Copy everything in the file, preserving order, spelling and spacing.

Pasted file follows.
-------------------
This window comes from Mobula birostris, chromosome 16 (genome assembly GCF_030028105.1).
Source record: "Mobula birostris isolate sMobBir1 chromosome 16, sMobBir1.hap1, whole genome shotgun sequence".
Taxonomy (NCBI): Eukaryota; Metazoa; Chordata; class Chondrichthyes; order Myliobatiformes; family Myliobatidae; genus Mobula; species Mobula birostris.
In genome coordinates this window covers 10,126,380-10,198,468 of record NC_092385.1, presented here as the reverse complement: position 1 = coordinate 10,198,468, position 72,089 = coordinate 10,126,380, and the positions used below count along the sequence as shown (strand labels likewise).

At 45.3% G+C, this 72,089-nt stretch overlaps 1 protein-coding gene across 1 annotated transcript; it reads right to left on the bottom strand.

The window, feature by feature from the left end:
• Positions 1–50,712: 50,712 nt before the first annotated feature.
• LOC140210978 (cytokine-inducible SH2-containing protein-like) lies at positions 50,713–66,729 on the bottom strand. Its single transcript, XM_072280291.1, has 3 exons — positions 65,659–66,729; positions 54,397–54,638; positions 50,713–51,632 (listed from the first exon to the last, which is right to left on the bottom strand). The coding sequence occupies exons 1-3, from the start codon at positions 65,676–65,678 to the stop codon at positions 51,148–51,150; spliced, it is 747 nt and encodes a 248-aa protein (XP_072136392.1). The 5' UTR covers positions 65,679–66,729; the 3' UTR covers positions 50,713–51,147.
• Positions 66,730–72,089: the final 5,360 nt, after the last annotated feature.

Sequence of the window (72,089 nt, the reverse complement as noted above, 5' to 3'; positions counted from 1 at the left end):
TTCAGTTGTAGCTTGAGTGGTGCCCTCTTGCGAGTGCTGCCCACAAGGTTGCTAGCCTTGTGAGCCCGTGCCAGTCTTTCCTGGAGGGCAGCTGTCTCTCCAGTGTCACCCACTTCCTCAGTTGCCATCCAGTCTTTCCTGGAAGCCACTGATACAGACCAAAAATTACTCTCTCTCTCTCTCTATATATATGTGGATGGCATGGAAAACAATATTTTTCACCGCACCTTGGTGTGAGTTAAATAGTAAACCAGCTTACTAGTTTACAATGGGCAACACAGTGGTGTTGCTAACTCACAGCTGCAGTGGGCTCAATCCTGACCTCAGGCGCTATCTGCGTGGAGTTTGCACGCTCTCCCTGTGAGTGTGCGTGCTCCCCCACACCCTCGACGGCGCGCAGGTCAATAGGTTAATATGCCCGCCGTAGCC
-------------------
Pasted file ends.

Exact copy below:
This window comes from Mobula birostris, chromosome 16 (genome assembly GCF_030028105.1).
Source record: "Mobula birostris isolate sMobBir1 chromosome 16, sMobBir1.hap1, whole genome shotgun sequence".
Taxonomy (NCBI): Eukaryota; Metazoa; Chordata; class Chondrichthyes; order Myliobatiformes; family Myliobatidae; genus Mobula; species Mobula birostris.
In genome coordinates this window covers 10,126,380-10,198,468 of record NC_092385.1, presented here as the reverse complement: position 1 = coordinate 10,198,468, position 72,089 = coordinate 10,126,380, and the positions used below count along the sequence as shown (strand labels likewise).

At 45.3% G+C, this 72,089-nt stretch overlaps 1 protein-coding gene across 1 annotated transcript; it reads right to left on the bottom strand.

The window, feature by feature from the left end:
• Positions 1–50,712: 50,712 nt before the first annotated feature.
• LOC140210978 (cytokine-inducible SH2-containing protein-like) lies at positions 50,713–66,729 on the bottom strand. Its single transcript, XM_072280291.1, has 3 exons — positions 65,659–66,729; positions 54,397–54,638; positions 50,713–51,632 (listed from the first exon to the last, which is right to left on the bottom strand). The coding sequence occupies exons 1-3, from the start codon at positions 65,676–65,678 to the stop codon at positions 51,148–51,150; spliced, it is 747 nt and encodes a 248-aa protein (XP_072136392.1). The 5' UTR covers positions 65,679–66,729; the 3' UTR covers positions 50,713–51,147.
• Positions 66,730–72,089: the final 5,360 nt, after the last annotated feature.

Sequence of the window (72,089 nt, the reverse complement as noted above, 5' to 3'; positions counted from 1 at the left end):
TTCAGTTGTAGCTTGAGTGGTGCCCTCTTGCGAGTGCTGCCCACAAGGTTGCTAGCCTTGTGAGCCCGTGCCAGTCTTTCCTGGAGGGCAGCTGTCTCTCCAGTGTCACCCACTTCCTCAGTTGCCATCCAGTCTTTCCTGGAAGCCACTGATACAGACCAAAAATTACTCTCTCTCTCTCTCTATATATATGTGGATGGCATGGAAAACAATATTTTTCACCGCACCTTGGTGTGAGTTAAATAGTAAACCAGCTTACTAGTTTACAATGGGCAACACAGTGGTGTTGCTAACTCACAGCTGCAGTGGGCTCAATCCTGACCTCAGGCGCTATCTGCGTGGAGTTTGCACGCTCTCCCTGTGAGTGTGCGTGCTCCCCCACACCCTCGACGGCGCGCAGGTCAATAGGTTAATATGCCCGCCGTAGCC